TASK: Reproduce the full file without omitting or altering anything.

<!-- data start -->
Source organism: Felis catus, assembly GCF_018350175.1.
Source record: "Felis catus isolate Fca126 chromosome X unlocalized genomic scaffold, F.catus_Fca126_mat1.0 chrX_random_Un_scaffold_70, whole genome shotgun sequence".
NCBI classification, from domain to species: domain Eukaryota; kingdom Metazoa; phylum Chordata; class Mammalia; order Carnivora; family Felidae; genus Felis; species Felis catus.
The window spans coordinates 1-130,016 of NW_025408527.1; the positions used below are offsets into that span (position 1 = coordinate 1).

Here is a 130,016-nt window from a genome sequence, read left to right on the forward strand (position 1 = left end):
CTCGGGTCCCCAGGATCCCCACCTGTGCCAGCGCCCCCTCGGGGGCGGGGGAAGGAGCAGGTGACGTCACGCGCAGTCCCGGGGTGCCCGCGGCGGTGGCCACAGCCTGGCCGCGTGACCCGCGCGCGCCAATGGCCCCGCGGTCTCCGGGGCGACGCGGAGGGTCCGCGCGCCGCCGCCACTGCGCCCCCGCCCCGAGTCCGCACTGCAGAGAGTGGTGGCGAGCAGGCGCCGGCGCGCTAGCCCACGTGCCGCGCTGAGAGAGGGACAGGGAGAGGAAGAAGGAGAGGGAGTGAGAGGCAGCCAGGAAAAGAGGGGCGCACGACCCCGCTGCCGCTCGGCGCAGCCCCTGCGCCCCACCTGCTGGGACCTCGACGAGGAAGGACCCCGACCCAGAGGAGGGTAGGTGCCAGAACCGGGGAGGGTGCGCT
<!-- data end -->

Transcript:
Source organism: Felis catus, assembly GCF_018350175.1.
Source record: "Felis catus isolate Fca126 chromosome X unlocalized genomic scaffold, F.catus_Fca126_mat1.0 chrX_random_Un_scaffold_70, whole genome shotgun sequence".
NCBI classification, from domain to species: domain Eukaryota; kingdom Metazoa; phylum Chordata; class Mammalia; order Carnivora; family Felidae; genus Felis; species Felis catus.
The window spans coordinates 1-130,016 of NW_025408527.1; the positions used below are offsets into that span (position 1 = coordinate 1).

Here is a 130,016-nt window from a genome sequence, read left to right on the forward strand (position 1 = left end):
CTCGGGTCCCCAGGATCCCCACCTGTGCCAGCGCCCCCTCGGGGGCGGGGGAAGGAGCAGGTGACGTCACGCGCAGTCCCGGGGTGCCCGCGGCGGTGGCCACAGCCTGGCCGCGTGACCCGCGCGCGCCAATGGCCCCGCGGTCTCCGGGGCGACGCGGAGGGTCCGCGCGCCGCCGCCACTGCGCCCCCGCCCCGAGTCCGCACTGCAGAGAGTGGTGGCGAGCAGGCGCCGGCGCGCTAGCCCACGTGCCGCGCTGAGAGAGGGACAGGGAGAGGAAGAAGGAGAGGGAGTGAGAGGCAGCCAGGAAAAGAGGGGCGCACGACCCCGCTGCCGCTCGGCGCAGCCCCTGCGCCCCACCTGCTGGGACCTCGACGAGGAAGGACCCCGACCCAGAGGAGGGTAGGTGCCAGAACCGGGGAGGGTGCGCT